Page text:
Historic Seminole Heights  ....located in the heart of Tampa

Live Seminole Heights

As the country put World War II and the Great Depression behind, postwar prosperity transformed life in cities and towns across America, new commuter suburbs spread northward and westward of Seminole Heights. As the distance and number of commutes increased to and from central Tampa, the trolley lines fell into disuse and were replaced by a highway infrastructure.

Heightened traffic also brought increased noise and congestion to the area, its attractiveness declined, and in the late 1950's neighborhoods, including Seminole Heights were divided as the Interstate Highway system both connected and divided communities. Seminole Heights was a neighborhood under stress, decline set in,  but even at the lowest ebb the sense of community that had originally developed during the 1930s still survived.  Seminole Heights never declined to the extent that occured in other neighborhoods ripped in two by the Interstate system, surprizingly the community retained a connectedness that defied the barrier of I-275.  In the 1980's folks began to re-discover the tree shaded streets of Seminole Heights but the charm of the neighborhood was a well kept secret.
In the late 1980's  this new generation began to discover Seminole Heights. In late 1987 the South Seminole Heights Action League was formed, it was the forerunner of the South Seminole Heights Civic Association. In 1988, as the Florida Department of Transportation (FDOT) made plans to widen Hillsborough Ave., residents banded together to form the Old Seminole Heights Preservation Committee (predecessor to the Old Seminole Heights Neighborhood Association) to constrain FDOT but also to preserve the historic homes and address crime and code enforcement issues. In 1989 part of Old Seminole Heights separated to form the Southeast Seminole Heights Civic Association.  Both South Seminole Heights and Old Seminole Heights worked together to achieve a Hillsborough Avenue designed and built in a way that did not further divide the community and which respected the character of historic Seminole Heights.  The brick wall, linear park, historic lighting, and the pedestrian walkway under the Hillsborough Avenue are the legacy of those efforts in the early 1990's.  In 1993 the Seminole Heights Historic District was added to national register of historic places.  In the mid to late 1990's Seminole Heights received well in excess of  $200,000 for shoreline restoration efforts for Epps Park in Old Seminole Heights and Rivercrest Park in South Seminole Heights.  The late 1990's saw more attention shift to the east side of I-275.  Neighbors worked for the creation of the Hampton Terrace Historic District.  Neighbors in Southeast Seminole Heights and the Hampton Terrace and Evelyn City sections of Old Seminole Heights organized "hooker patrols" on Nebraska Avenue to walk the street as a group and with their dogs into the wee hours of the morning.  Nebraska as the main highway into Tampa the days before the interstate, was dotted with old hotels and had become magnets for perveyors of "the world's oldest profession."  The late 1990's saw the first serious attempt to orgainize the business community with the formation of the Seminole Heights Business Alliance.  And in recent years the Business Guild of Seminole Heights was created to meet the needs of both "brick and mortar" and home based businesses.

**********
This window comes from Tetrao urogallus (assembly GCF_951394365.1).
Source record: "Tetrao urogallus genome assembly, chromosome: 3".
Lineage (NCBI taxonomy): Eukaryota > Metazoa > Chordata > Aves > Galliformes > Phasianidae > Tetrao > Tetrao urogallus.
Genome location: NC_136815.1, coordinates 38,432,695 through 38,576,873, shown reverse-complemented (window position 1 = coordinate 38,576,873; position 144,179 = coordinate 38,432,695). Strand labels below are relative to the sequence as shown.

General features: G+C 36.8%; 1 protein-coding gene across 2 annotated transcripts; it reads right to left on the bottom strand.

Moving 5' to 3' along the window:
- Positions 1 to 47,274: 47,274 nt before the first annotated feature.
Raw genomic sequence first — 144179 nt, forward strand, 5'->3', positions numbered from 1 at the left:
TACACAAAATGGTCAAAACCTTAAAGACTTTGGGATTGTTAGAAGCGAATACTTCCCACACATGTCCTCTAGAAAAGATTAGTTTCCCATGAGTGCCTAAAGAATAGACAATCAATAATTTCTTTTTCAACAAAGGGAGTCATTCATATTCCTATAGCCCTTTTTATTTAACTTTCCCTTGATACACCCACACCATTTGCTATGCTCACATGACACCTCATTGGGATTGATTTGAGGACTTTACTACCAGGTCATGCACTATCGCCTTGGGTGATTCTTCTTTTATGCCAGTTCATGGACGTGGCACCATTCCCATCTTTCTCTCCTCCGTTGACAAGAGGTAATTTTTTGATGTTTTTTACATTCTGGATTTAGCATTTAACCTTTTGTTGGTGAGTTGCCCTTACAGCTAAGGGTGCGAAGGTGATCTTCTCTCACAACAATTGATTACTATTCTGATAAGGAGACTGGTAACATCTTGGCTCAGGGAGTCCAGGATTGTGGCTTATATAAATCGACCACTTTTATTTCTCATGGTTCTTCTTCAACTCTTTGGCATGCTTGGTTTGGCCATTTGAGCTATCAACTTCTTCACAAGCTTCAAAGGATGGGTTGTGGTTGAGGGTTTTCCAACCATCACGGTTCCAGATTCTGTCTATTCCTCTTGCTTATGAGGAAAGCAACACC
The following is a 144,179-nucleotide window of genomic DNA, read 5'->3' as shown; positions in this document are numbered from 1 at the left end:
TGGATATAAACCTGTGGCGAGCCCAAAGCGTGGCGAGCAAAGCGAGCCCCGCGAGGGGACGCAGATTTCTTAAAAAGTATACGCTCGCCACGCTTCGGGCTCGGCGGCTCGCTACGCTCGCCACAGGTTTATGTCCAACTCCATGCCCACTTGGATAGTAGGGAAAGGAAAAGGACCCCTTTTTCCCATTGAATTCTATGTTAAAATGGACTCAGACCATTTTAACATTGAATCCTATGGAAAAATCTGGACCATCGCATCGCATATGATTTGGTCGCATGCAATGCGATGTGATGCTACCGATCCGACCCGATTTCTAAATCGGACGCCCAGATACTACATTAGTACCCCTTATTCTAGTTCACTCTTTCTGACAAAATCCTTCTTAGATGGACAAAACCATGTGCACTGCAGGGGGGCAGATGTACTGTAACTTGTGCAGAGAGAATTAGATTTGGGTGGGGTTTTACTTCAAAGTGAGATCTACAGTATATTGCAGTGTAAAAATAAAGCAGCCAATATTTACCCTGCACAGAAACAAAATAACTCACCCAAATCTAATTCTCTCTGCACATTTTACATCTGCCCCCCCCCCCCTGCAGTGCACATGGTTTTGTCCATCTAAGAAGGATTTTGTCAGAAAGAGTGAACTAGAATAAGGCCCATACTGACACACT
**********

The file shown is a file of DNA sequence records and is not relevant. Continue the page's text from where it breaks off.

Today historic Seminole Heights is a community of porch parties organized by each of the neighborhood groups.  Old Seminole Heights operates a April Home Tour that is now beginning it's second decade. Southeast Seminole Heights holds a Holiday Home Tour in December.  Seminole Heights residents are a active in Friends of the River, a group concerned with the water quality of the Hillsborough River.  There is club for Bicycle enthusiasts. A play group for families with young children. A grassroots community garden organization.  Informal rotating potlucks occur in different parts of the neighborhood.

Historic Seminole Heights is a community comprised of seniors, young families, singles, gays, lesbians, and reflecting all the diversity of our American melting pot.  It is not uncommom to find a gay couple helping an elderly neighbor or a senior keeping a watchful eye on children in the neighborhood.  Seminole Heights from it's beginning has been about community and it has retained the feeling of a big town in the middle of the city as we move into the 21st Century. 

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